Los Angeles' producer Joseph "Celestaphone" Murphy debuted with
brief instrumental EPs of one-minute pieces:
Trust (31-60) (2015),
Menu (01-30) (2015),
Minappi's Last Wondrous Escapade (2016).
His three sample-based instrumental albums of 2017 are amusement parks where just about
anything can contaminate hip-hop music.
Robosoul (2017) contains 30 brief robot-inspired hip-hop instrumentals,
mostly under two minutes long that raid the repertory of
funk, reggae, soul, blues and jazz.
Weatherproof is the highlight 9a dizzying sinister blues rhythm), followed by the hypnotic
Parade and the romantic Pyramid
To Cite Psych (2017) delves into psychedelic rock and soul of the 1960s and 1970s psych-rock, painstakingly assembling caricatures of that era.
Most pieces lack an identity because they rapidly mutate into something else
(and this benefits only a few, like Copernicus),
and the spoken-word elements ruin many of them.
For a zany surreal vignettes like Glacier Reflectance and an
effervescent Tunic there are too many songs that drag on lifeless.
The much more ambitious To Cite Fright (2017) went for longer compositions. This time the changes within a song are multiple, and sometimes discordant.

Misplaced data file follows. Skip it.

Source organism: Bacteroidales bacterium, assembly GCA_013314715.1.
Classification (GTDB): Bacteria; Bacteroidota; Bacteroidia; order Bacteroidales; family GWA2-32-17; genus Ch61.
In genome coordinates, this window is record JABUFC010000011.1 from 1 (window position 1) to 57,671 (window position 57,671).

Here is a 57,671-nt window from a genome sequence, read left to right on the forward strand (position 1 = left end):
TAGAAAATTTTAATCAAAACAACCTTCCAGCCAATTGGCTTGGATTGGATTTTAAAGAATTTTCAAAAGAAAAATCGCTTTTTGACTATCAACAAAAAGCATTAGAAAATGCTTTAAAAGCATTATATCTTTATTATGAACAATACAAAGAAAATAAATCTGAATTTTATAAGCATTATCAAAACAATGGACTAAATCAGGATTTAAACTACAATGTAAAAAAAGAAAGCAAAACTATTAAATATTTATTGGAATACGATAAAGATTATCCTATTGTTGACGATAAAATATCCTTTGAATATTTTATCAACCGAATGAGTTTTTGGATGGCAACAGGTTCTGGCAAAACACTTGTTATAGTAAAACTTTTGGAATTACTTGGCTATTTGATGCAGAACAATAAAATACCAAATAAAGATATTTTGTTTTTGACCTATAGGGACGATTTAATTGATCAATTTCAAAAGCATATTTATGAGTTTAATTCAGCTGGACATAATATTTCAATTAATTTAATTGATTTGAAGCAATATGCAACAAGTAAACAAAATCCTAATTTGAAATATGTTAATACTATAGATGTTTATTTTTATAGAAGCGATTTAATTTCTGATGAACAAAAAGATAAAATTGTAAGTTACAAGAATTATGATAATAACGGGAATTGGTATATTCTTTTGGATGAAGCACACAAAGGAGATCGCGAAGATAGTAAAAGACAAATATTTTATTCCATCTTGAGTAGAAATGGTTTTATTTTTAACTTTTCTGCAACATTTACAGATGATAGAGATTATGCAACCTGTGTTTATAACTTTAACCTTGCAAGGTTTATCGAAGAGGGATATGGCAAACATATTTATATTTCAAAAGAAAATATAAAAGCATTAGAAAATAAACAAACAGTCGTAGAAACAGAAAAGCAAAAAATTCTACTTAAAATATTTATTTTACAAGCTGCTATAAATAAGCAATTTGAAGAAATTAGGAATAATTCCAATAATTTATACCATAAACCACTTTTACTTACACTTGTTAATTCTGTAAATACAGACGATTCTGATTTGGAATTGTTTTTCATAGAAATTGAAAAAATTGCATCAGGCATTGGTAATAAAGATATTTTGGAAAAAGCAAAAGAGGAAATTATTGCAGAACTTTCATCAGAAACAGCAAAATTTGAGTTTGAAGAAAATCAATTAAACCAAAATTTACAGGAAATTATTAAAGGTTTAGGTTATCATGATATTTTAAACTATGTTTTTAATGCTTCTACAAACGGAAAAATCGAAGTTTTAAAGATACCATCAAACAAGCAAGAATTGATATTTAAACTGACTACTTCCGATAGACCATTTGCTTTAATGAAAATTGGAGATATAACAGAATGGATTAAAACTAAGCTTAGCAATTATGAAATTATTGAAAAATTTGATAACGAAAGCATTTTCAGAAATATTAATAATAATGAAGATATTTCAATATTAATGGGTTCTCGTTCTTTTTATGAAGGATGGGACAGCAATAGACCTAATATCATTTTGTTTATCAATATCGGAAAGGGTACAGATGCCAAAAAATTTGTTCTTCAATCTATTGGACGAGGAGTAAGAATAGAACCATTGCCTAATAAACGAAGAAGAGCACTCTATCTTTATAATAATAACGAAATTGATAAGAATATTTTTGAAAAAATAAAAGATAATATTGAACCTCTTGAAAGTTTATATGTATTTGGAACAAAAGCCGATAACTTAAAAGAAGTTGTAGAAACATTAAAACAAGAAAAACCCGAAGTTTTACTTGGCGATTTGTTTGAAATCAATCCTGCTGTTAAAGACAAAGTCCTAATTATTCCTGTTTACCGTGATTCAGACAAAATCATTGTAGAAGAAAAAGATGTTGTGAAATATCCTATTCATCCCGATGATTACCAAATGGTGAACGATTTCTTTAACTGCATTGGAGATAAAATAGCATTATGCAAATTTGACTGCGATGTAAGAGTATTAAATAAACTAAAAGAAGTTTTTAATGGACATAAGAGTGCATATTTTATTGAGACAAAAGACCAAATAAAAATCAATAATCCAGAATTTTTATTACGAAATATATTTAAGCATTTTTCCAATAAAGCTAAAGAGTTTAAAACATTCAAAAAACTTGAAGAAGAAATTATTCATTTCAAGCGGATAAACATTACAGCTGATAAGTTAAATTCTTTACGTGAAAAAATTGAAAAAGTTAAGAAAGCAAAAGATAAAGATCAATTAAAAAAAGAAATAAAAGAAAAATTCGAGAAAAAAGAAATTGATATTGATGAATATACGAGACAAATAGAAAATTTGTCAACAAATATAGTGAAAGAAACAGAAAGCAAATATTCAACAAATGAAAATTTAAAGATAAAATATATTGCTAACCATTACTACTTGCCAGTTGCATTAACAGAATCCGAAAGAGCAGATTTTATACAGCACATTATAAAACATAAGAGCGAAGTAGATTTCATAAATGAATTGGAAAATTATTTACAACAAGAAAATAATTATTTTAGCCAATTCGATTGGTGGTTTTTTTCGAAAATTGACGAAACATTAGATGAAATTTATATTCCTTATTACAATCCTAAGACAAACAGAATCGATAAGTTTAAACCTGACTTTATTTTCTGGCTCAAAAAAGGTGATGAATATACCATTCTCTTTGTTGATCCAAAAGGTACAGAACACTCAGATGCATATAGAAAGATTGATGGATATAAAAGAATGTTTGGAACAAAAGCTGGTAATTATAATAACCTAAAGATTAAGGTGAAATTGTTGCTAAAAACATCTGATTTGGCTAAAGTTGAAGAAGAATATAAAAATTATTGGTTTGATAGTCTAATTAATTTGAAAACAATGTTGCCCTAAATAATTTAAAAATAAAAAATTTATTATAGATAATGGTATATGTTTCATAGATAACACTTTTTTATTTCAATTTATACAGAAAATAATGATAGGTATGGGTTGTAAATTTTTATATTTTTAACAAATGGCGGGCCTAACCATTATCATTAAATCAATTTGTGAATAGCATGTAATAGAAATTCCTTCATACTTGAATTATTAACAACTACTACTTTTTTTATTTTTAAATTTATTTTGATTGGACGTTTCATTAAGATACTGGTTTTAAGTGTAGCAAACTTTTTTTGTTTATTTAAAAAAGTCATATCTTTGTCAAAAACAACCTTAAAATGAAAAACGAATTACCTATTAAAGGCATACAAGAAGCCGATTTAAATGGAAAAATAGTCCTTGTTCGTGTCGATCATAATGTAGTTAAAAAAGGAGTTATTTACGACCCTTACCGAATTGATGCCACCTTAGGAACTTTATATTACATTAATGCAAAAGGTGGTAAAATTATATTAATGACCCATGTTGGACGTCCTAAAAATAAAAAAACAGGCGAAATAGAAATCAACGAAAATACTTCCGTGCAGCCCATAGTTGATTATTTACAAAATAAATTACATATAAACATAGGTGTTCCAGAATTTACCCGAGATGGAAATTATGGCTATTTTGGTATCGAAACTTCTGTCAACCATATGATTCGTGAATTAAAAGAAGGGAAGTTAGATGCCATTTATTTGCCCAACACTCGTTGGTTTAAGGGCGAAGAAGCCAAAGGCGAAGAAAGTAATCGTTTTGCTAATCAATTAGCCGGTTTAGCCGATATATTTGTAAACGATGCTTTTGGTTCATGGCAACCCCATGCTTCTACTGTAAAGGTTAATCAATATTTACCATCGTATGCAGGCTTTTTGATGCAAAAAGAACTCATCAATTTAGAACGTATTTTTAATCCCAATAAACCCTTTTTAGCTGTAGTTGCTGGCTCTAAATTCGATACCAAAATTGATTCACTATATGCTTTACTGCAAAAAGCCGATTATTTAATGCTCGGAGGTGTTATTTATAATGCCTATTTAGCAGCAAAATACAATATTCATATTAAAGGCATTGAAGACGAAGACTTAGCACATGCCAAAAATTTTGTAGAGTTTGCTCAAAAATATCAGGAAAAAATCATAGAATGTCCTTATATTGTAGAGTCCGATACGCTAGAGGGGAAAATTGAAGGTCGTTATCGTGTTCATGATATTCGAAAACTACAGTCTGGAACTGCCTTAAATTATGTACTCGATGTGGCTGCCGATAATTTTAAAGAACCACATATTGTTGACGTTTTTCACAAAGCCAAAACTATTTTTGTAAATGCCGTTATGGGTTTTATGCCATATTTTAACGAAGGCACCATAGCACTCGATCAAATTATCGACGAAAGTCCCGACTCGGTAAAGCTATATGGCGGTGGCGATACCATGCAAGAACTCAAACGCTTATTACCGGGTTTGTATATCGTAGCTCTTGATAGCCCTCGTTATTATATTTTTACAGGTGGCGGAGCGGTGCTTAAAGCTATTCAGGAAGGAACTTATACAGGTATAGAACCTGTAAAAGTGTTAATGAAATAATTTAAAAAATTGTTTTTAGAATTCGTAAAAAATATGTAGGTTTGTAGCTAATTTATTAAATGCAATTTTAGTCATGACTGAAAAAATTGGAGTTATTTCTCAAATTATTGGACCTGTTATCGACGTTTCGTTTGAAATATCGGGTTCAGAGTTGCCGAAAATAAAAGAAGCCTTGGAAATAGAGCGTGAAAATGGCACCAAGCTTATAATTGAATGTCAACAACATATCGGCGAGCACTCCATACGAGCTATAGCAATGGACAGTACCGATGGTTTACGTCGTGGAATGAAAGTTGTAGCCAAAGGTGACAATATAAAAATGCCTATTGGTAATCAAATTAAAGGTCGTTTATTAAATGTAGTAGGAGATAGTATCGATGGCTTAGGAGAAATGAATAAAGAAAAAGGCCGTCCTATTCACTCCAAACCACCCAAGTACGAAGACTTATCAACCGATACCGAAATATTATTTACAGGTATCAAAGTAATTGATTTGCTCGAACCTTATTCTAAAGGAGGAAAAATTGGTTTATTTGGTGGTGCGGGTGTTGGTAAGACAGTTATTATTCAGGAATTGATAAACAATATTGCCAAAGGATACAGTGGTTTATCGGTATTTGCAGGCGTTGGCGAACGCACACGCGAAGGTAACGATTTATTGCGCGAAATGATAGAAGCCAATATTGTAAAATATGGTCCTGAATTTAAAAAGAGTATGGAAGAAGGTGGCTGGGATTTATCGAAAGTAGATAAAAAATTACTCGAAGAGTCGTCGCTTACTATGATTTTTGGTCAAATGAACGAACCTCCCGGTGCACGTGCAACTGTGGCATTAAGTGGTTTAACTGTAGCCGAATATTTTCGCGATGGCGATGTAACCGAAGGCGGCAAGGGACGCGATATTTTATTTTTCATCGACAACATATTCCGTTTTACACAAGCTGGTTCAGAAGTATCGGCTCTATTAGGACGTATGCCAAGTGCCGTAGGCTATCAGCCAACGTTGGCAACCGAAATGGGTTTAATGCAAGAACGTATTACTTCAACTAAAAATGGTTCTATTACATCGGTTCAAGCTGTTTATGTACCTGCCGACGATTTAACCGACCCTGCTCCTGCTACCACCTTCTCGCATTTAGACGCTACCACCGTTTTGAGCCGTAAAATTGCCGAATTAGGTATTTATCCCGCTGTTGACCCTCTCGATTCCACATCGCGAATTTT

This also increases the
similarities with Frank Zappa's prog-rock in
collages like the eight-minute Pigeon Pizza and
the nine-minute Radish Itch.
His passion for spoken sections is hard to understand: it kills the momentum of the collage.
The melancholy Portrait of a Harlot (2018) opened a new phase in his career.
Nickels Penny Broomstick is a more austere Weatherproof.
Phallic Instrument, a sort of slow-motion Captain Beefheart.
Demon Dance is anemic and hypnotic.
The pulsating and anthemic Imagination sounds like a Talking Heads remix.
And then there are elegant creatures like Sly Stroke and One Paid Service.
This is his most accomplished album. Maybe not as creative as To Cite Fright, but more cohesive and emotional.
Tying Up Loose Friends (2018), his first vocal album,
excels in catchy cartoonish ditties like Pop, but also has the
very Frank Zappa-esque satirical skit Draft, the booming hypnotic Cave and two clever rap routines,
Tin Foil Hat Rap and Never Ending Gig.
Unfortunately too many of the songs work neither as jokes nor as music.
The more conventional 20-song Weevil in Disguise (2020) has the
effervescent, jumping, rap Rewinders (a duet with rapper Paul Barman)
and the psychedelic litany Atlantis, but probably 10 songs too many.